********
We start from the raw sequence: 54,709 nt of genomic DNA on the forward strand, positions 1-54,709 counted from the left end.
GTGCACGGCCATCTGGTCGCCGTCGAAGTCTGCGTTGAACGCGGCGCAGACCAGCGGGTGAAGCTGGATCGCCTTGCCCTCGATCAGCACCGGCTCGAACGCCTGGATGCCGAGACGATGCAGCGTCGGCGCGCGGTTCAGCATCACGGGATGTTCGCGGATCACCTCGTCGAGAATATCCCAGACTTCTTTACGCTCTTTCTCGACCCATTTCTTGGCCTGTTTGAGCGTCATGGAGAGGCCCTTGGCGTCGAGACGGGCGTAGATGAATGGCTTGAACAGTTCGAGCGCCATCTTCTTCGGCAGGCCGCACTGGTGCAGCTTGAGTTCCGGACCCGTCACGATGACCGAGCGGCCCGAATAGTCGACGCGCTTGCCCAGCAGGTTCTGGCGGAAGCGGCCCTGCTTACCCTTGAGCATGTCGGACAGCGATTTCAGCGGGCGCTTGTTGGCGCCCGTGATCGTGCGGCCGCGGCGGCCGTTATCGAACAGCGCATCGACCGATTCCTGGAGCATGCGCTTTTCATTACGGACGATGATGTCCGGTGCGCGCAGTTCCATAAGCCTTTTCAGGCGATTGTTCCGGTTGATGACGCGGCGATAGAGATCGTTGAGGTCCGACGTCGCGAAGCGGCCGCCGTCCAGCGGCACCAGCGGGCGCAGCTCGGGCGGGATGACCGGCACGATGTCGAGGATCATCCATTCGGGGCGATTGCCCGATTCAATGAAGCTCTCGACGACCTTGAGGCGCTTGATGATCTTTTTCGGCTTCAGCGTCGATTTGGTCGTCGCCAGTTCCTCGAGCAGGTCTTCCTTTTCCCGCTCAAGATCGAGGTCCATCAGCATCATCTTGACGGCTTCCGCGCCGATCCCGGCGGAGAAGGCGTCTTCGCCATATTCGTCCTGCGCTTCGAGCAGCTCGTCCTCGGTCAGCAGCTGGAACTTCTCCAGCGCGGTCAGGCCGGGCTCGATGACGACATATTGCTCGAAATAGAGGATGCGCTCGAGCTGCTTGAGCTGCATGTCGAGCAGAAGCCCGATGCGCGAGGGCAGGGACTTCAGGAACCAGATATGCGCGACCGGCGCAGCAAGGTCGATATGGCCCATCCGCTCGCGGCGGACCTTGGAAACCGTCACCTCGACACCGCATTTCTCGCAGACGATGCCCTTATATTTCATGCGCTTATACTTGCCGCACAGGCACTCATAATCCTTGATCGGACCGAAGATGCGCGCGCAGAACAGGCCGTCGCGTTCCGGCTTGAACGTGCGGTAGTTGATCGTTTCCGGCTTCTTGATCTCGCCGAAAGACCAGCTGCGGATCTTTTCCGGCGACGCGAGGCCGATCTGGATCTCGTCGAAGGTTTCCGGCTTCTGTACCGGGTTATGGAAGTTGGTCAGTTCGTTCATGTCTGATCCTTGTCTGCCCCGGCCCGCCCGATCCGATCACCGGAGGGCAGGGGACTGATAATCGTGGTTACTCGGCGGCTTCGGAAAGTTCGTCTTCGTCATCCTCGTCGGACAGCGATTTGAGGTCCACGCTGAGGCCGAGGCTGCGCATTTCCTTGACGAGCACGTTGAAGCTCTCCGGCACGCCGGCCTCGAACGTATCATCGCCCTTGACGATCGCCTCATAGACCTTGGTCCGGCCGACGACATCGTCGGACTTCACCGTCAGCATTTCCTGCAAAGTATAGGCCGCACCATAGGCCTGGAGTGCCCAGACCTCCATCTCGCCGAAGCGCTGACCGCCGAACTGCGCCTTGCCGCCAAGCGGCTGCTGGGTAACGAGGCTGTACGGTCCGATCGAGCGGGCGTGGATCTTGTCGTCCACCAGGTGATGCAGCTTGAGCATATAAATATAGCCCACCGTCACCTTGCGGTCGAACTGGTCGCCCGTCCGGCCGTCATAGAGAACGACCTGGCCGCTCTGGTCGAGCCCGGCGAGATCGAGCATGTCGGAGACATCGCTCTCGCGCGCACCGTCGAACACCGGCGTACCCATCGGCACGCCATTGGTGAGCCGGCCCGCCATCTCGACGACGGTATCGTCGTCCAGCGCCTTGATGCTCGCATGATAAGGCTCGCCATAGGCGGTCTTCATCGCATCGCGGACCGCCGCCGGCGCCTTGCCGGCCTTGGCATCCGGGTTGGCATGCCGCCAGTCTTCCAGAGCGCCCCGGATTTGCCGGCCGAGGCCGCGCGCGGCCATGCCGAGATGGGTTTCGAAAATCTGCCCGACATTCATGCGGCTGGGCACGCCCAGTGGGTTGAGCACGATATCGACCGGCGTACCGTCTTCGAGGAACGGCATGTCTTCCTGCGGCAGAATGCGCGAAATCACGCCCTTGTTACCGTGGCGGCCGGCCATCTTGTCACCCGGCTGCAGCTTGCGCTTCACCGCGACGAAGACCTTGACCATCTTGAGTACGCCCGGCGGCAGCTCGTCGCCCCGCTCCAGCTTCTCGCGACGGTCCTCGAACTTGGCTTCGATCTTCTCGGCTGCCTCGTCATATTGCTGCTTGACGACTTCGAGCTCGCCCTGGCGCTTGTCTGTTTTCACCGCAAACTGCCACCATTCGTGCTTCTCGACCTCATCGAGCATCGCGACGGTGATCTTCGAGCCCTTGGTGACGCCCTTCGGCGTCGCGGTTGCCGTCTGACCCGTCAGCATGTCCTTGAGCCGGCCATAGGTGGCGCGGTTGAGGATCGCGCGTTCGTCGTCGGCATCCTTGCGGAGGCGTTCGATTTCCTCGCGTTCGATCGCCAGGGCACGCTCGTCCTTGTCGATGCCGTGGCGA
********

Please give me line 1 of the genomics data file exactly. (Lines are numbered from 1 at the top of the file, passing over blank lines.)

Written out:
We start from the raw sequence: 54,709 nt of genomic DNA on the forward strand, positions 1-54,709 counted from the left end.